Anti-trafficking measures can increase exploitation

June 03, 2004

Attempts to prevent human trafficking are making conditions worse for voluntary migrants, argue researchers in this week's BMJ.

Their concerns are based on studies conducted between 2000 and 2002 among child migrants in Mali and Vietnamese sex workers in Cambodia.

A survey of close to 1000 migrants in Mali found that only four had been deceived, exploited, or not paid for their labour. Rather, young people voluntarily sought employment abroad to experience urban lifestyles, learn new languages, and accumulate possessions.

In interviews and discussions with 100 Vietnamese women, only six reported having been "tricked" into sex work. Most knew before they left Vietnam that they would be engaged in sex work and some showed clear ambition to travel for economic incentives and an independent lifestyle.

In both Mali and Cambodia, intermediaries often assist safe migration, yet anti-trafficking policies do not distinguish between a trafficker with intent to exploit and an intermediary who facilitates a young migrant's journey and search for work.

These measures force migrants to rely on corrupt officials and use of clandestine routes, increasing their risk of harm and exploitation, say the authors.

"We do not dispute that in both settings migrants have suffered hardship and abuse, but current anti-trafficking approaches do not help their problems," they write. These studies show that a more flexible and realistic approach to labour migration among young people is required, they conclude.
-end-


BMJ

Related Migrants Articles from Brightsurf:

ICE detention centers saw sustained outbreaks of vaccine-preventable diseases, says study
More than a dozen US Immigration and Customs Enforcement (ICE) detention centers experienced large, repeated outbreaks of vaccine-preventable illnesses in the last three years, according to a new study by researchers at UC San Francisco.

Tighter border policies leave migrants vulnerable to effects of climate change
New Princeton University research suggests that restrictive border policies could increase many people's vulnerability to extreme climate conditions and weaken economic prosperity by limiting their ability to emigrate from countries that are facing worsening conditions due to climate change, such as drought, heat waves, and rising seas.

Three-quarters of migrants traveling to US through Mexico experience food insecurity
A survey of Central American migrants traveling through Mexico on their way to the United States found that 74 percent of them experienced a degree of food insecurity, ranging from having only one meal to no food at all for one day or longer.

Study calls for action to protect BAME and migrant groups from economic impact of COVID-19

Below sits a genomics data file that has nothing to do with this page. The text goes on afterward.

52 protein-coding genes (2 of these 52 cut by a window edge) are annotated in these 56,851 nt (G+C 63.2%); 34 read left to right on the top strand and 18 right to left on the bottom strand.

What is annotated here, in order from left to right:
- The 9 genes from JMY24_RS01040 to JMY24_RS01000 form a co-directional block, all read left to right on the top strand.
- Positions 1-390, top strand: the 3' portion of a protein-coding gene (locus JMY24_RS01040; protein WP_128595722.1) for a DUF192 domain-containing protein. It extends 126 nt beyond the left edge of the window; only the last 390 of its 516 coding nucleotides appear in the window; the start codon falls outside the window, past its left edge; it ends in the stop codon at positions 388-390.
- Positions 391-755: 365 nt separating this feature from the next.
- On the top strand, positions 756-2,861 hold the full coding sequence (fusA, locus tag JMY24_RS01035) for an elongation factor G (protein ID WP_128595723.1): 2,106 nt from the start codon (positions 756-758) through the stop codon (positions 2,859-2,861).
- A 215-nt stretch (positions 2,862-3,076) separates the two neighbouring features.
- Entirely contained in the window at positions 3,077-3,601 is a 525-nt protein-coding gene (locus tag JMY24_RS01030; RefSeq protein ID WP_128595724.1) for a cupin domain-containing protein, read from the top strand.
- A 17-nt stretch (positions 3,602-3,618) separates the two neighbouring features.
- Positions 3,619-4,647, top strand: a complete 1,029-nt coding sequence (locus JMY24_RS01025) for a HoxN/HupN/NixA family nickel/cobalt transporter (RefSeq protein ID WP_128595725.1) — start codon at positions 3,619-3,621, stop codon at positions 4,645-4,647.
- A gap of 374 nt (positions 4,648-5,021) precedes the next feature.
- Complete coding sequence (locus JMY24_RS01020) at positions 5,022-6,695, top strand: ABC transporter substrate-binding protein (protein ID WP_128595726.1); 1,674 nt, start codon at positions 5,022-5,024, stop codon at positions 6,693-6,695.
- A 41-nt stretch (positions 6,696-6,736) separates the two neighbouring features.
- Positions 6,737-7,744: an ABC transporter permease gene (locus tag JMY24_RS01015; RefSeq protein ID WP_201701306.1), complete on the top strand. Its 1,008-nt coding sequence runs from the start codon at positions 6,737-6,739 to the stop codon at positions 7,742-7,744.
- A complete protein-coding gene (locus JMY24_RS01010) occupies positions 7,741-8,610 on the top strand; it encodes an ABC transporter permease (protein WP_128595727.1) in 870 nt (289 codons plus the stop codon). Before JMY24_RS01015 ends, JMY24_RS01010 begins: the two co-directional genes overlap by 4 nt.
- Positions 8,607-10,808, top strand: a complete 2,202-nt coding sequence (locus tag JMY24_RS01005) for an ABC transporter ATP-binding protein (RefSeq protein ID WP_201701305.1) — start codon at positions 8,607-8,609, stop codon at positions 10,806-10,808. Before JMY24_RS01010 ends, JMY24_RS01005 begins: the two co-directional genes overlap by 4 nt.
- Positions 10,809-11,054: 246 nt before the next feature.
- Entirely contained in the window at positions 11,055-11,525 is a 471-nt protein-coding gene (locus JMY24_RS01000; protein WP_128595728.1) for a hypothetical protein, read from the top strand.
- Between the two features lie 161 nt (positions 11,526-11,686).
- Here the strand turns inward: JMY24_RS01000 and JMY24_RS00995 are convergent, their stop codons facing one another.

The COVID-19 lockdown has had a disproportionate economic impact on Black, Asian and Minority Ethnic (BAME) migrants in the UK, new research, which also calls for racial justice, reveals today.

Young migrants at risk of mental illness
Experience of trauma, abuse and poverty puts the mental health of many young refugees at risk.

In South Africa, three hominins, including earliest Homo erectus, lived during same period
Nearly 2 million years ago, three hominin genera -- Australopithecus, Paranthropus and the earliest Homo erectus lineage -- lived as contemporaries in the karst landscape of what is now South Africa, according to a new geochronological evaluation of the hominin fossil-rich Drimolen Paleocave complex.

'Blind over-reliance' on AI technology to manage international migration could lead to serious breaches of human rights
Over-reliance by countries on artificial intelligence to tackle international migration and manage future migration crisis could lead to serious breaches of human rights, a new study warns.

Journal maps intersection of immigration and aging
A new special issue of the journal The Gerontologist from The Gerontological Society of America explores how contemporary trends in immigration, migration, and refugee movement affect how people age and how societies care for aging people.

Mild cognitive impairment, ISS produces the first epidemiological estimation
In a study published in the Journal of Alzheimer's Disease, ISS researchers estimated about 680,000 cases of mild cognitive impairment (MCI), in a total of 12,730,960 migrants, aged between 60 and 89 years, living in the European Union (EU) in 2018.

Time in host country -- a risk factor for substance abuse in migrants
Refugees and other migrants who move to Sweden are initially less likely to be diagnosed with alcohol or drug addiction than the native population but over time their rates of substance abuse begin to mirror that of the Swedish born population.

Read More: Migrants News and Migrants Current Events
Brightsurf.com is a participant in the Amazon Services LLC Associates Program, an affiliate advertising program designed to provide a means for sites to earn advertising fees by advertising and linking to Amazon.com.